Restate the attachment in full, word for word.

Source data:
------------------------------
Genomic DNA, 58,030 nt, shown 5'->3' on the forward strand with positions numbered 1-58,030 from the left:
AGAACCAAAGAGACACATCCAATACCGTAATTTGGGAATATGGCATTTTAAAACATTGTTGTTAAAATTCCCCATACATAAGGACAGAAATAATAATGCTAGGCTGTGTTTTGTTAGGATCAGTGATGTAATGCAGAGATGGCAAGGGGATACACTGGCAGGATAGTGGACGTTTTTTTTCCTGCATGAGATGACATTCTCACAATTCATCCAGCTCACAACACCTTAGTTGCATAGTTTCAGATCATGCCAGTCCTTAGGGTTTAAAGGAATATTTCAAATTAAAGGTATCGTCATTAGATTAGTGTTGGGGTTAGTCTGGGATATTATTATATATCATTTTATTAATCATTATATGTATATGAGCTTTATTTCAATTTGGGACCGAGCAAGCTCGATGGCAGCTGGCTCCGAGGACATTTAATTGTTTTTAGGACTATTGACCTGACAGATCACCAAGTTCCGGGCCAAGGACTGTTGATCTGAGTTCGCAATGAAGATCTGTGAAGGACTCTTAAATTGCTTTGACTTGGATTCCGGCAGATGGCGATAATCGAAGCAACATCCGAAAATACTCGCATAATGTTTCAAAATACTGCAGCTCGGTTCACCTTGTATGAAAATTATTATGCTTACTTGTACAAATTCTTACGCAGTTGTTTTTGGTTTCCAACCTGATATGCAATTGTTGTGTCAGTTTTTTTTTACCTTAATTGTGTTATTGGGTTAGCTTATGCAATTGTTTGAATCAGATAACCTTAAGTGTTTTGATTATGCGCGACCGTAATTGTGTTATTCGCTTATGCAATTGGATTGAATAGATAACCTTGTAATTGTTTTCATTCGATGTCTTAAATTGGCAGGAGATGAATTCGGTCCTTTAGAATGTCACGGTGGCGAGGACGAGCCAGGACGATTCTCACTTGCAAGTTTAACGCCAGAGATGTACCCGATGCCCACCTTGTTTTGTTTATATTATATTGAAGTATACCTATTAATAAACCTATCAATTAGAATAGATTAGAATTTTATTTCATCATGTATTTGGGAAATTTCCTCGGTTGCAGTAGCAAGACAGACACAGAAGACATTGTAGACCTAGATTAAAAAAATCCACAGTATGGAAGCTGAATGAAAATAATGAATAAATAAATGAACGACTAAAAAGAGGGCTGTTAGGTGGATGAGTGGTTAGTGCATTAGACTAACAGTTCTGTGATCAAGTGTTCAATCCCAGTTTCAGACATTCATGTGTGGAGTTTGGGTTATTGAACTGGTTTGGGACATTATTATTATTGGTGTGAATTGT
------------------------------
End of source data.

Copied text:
Genomic DNA, 58,030 nt, shown 5'->3' on the forward strand with positions numbered 1-58,030 from the left:
AGAACCAAAGAGACACATCCAATACCGTAATTTGGGAATATGGCATTTTAAAACATTGTTGTTAAAATTCCCCATACATAAGGACAGAAATAATAATGCTAGGCTGTGTTTTGTTAGGATCAGTGATGTAATGCAGAGATGGCAAGGGGATACACTGGCAGGATAGTGGACGTTTTTTTTCCTGCATGAGATGACATTCTCACAATTCATCCAGCTCACAACACCTTAGTTGCATAGTTTCAGATCATGCCAGTCCTTAGGGTTTAAAGGAATATTTCAAATTAAAGGTATCGTCATTAGATTAGTGTTGGGGTTAGTCTGGGATATTATTATATATCATTTTATTAATCATTATATGTATATGAGCTTTATTTCAATTTGGGACCGAGCAAGCTCGATGGCAGCTGGCTCCGAGGACATTTAATTGTTTTTAGGACTATTGACCTGACAGATCACCAAGTTCCGGGCCAAGGACTGTTGATCTGAGTTCGCAATGAAGATCTGTGAAGGACTCTTAAATTGCTTTGACTTGGATTCCGGCAGATGGCGATAATCGAAGCAACATCCGAAAATACTCGCATAATGTTTCAAAATACTGCAGCTCGGTTCACCTTGTATGAAAATTATTATGCTTACTTGTACAAATTCTTACGCAGTTGTTTTTGGTTTCCAACCTGATATGCAATTGTTGTGTCAGTTTTTTTTTACCTTAATTGTGTTATTGGGTTAGCTTATGCAATTGTTTGAATCAGATAACCTTAAGTGTTTTGATTATGCGCGACCGTAATTGTGTTATTCGCTTATGCAATTGGATTGAATAGATAACCTTGTAATTGTTTTCATTCGATGTCTTAAATTGGCAGGAGATGAATTCGGTCCTTTAGAATGTCACGGTGGCGAGGACGAGCCAGGACGATTCTCACTTGCAAGTTTAACGCCAGAGATGTACCCGATGCCCACCTTGTTTTGTTTATATTATATTGAAGTATACCTATTAATAAACCTATCAATTAGAATAGATTAGAATTTTATTTCATCATGTATTTGGGAAATTTCCTCGGTTGCAGTAGCAAGACAGACACAGAAGACATTGTAGACCTAGATTAAAAAAATCCACAGTATGGAAGCTGAATGAAAATAATGAATAAATAAATGAACGACTAAAAAGAGGGCTGTTAGGTGGATGAGTGGTTAGTGCATTAGACTAACAGTTCTGTGATCAAGTGTTCAATCCCAGTTTCAGACATTCATGTGTGGAGTTTGGGTTATTGAACTGGTTTGGGACATTATTATTATTGGTGTGAATTGT